At the Caring Futures Institute we understand the care workforce can be under immense pressure managing the demands of their jobs. Some health workers experience extreme stress and have to deal with death, pain and distress of their patients for extended periods of time.
In Australia there are more than 200 intensive care units which provide a rolling exponential service to the broader community through acute care facilities with an over 30,000-person workforce.
Previous work has reported that burnout was at epidemic levels even before the COVID-19 pandemic with 50% of these clinicians experiencing at least one symptom of chronic workplace stress.
Burnout has been recognised as an occupational hazard, and it is endemic amongst healthcare professionals globally. Medical, nursing and allied health professionals working in intensive care are subject to highly stressful events and a high-pressure environment. Understanding how they cope (or not cope) is essential to designing interventions to protect their mental health and maintain their ability to work effectively. The role of organisations in managing workplace safety, preventing stress and promoting wellbeing is also an important part of this research.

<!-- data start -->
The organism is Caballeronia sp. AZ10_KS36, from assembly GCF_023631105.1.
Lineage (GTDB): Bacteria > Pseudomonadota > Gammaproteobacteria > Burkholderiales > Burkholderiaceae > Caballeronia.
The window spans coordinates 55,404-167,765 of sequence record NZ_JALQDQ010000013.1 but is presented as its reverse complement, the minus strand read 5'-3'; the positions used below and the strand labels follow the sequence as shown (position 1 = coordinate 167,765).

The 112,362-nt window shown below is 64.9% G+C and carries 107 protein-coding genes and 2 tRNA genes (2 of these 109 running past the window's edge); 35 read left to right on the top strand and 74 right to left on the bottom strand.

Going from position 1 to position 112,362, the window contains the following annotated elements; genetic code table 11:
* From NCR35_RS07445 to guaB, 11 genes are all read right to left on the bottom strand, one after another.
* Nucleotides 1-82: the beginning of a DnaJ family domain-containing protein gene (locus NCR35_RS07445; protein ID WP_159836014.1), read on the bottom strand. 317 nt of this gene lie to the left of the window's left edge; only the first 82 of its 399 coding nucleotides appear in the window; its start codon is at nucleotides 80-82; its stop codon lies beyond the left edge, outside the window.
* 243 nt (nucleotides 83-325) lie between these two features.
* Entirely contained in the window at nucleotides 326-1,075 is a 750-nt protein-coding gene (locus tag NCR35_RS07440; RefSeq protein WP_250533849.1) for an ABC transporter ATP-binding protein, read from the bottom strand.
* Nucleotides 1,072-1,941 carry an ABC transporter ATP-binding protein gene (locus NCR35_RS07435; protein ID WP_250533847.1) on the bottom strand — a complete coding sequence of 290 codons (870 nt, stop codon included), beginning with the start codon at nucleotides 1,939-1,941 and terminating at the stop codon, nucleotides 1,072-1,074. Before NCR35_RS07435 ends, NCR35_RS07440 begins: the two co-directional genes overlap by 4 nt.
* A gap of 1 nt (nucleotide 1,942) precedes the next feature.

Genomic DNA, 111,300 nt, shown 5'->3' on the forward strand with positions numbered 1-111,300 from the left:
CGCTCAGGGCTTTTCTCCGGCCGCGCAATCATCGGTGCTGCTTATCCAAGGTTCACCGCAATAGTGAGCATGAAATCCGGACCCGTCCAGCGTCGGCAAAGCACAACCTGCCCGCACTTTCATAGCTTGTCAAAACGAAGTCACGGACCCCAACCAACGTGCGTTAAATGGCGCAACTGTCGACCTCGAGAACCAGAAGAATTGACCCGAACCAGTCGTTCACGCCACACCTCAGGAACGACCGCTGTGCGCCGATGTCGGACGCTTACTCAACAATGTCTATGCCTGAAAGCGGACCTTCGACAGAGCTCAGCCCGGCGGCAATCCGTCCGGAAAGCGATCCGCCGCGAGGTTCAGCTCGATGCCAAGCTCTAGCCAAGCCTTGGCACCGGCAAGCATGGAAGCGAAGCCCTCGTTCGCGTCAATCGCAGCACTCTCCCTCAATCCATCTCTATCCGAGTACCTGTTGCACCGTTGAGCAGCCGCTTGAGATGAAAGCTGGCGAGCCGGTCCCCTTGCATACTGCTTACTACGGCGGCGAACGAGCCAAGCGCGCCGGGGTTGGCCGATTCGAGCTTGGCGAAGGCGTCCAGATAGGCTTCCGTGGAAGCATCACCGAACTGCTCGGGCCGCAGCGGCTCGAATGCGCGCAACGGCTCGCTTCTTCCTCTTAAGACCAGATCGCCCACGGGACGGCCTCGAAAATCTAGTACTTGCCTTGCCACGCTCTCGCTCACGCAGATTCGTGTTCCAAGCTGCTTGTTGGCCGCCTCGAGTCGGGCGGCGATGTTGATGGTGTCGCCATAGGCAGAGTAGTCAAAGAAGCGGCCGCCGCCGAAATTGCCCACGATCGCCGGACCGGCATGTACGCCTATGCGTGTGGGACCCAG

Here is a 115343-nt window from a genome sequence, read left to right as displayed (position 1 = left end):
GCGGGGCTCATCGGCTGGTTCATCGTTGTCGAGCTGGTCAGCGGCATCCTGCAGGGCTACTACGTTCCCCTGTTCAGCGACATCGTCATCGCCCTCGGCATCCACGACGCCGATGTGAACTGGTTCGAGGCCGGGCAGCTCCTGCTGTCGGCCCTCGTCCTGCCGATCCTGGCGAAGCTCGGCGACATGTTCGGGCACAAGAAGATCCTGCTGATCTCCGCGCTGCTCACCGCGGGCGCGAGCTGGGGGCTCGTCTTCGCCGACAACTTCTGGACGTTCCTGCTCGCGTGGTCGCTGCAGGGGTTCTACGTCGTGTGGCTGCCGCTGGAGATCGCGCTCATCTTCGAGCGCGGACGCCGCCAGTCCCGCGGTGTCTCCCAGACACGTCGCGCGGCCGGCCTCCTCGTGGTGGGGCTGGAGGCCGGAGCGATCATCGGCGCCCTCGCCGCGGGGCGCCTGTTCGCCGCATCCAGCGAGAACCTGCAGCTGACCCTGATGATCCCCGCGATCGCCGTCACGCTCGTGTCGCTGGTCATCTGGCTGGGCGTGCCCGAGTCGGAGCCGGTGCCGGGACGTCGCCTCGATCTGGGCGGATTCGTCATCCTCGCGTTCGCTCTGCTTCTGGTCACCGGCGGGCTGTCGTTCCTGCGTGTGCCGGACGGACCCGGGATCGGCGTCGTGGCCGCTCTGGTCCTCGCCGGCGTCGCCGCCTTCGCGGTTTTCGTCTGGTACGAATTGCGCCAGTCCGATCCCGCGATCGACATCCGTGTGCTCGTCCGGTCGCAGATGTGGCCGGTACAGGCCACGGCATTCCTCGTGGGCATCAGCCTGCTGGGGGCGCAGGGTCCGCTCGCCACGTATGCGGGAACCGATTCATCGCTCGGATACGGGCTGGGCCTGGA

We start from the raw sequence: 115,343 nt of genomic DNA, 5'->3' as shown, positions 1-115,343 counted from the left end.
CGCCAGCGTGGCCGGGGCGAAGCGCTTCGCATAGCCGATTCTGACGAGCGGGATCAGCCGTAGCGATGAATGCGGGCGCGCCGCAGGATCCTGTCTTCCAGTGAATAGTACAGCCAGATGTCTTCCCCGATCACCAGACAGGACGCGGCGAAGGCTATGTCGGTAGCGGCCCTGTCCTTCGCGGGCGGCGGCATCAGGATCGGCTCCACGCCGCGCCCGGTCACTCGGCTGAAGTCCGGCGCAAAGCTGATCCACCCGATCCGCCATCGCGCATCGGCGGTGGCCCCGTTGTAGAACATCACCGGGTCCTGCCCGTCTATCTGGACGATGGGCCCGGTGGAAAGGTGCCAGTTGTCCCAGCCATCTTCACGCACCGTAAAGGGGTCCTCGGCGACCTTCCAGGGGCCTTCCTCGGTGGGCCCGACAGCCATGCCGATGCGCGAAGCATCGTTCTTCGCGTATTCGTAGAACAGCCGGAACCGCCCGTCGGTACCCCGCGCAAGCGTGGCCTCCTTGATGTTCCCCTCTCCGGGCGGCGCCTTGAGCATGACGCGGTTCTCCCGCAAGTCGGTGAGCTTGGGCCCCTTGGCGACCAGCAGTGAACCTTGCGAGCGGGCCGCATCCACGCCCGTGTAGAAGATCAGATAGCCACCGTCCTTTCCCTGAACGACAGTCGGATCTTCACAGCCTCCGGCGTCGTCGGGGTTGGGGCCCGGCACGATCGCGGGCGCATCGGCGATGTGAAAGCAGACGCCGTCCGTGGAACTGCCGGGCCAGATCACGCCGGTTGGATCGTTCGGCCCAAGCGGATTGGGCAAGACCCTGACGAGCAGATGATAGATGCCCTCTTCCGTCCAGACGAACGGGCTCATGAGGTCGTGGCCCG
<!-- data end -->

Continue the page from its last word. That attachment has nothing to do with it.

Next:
Our research team have been at the coalface of critical and intensive care. They understand the context and can better design ways to improve well-being and resilience.
We aim to find ways to reduce burnout and improve wellbeing among healthcare professionals in high-pressure work environments. We are identifying the extent of the problem in Australia but also internationally through our collaborations in Canada and in New Zealand. We also have collaborations with intensive care organisations in the US, Singapore, Europe, and the UK. We work closely with the International Collaboration for Occupational Resilience.
We are co-designing interventions to reduce or prevent burnout and improve wellbeing among healthcare professionals. Our research team have strong connections with Australian College of Critical Care Nurses, the Australian and New Zealand Intensive Care Society, the College of Intensive Care Medicine, and the Intensive Care Clinical Trials Group.
Read more about our intensive care research
Associate Professor Diane Chamberlain is a clinical expert at an advanced practice level specialised in acute and critical care, intensive care, trauma and retrieval nursing. Diane is also a Clinical Epidemiologist experienced with international data sets of health service use and outcomes. Diane is lead author in significant publications for the critical care workforce in Australia.
We can’t reinvent care alone. We need partners across industry, government, and the general public to co-design the projects and new support mechanisms. Let’s work together to understand the building blocks of care in our society.
We can make a difference together.
Be the change.
You consent to the use of our cookies if you proceed.